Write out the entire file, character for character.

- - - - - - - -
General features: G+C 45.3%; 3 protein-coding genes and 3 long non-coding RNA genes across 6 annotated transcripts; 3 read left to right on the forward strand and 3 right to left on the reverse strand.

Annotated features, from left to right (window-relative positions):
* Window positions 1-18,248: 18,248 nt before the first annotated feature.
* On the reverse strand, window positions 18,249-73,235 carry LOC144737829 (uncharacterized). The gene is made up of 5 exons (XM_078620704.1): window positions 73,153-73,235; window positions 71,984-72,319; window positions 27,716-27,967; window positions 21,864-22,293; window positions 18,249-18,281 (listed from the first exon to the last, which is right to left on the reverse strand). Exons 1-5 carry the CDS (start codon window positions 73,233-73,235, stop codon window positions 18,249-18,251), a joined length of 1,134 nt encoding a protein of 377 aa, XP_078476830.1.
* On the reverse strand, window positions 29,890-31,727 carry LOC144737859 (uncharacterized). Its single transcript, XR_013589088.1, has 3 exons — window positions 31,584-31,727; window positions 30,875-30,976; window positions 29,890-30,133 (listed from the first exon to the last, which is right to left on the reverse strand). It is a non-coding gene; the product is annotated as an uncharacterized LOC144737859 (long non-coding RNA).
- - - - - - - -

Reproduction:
General features: G+C 45.3%; 3 protein-coding genes and 3 long non-coding RNA genes across 6 annotated transcripts; 3 read left to right on the forward strand and 3 right to left on the reverse strand.

Annotated features, from left to right (window-relative positions):
* Window positions 1-18,248: 18,248 nt before the first annotated feature.
* On the reverse strand, window positions 18,249-73,235 carry LOC144737829 (uncharacterized). The gene is made up of 5 exons (XM_078620704.1): window positions 73,153-73,235; window positions 71,984-72,319; window positions 27,716-27,967; window positions 21,864-22,293; window positions 18,249-18,281 (listed from the first exon to the last, which is right to left on the reverse strand). Exons 1-5 carry the CDS (start codon window positions 73,233-73,235, stop codon window positions 18,249-18,251), a joined length of 1,134 nt encoding a protein of 377 aa, XP_078476830.1.
* On the reverse strand, window positions 29,890-31,727 carry LOC144737859 (uncharacterized). Its single transcript, XR_013589088.1, has 3 exons — window positions 31,584-31,727; window positions 30,875-30,976; window positions 29,890-30,133 (listed from the first exon to the last, which is right to left on the reverse strand). It is a non-coding gene; the product is annotated as an uncharacterized LOC144737859 (long non-coding RNA).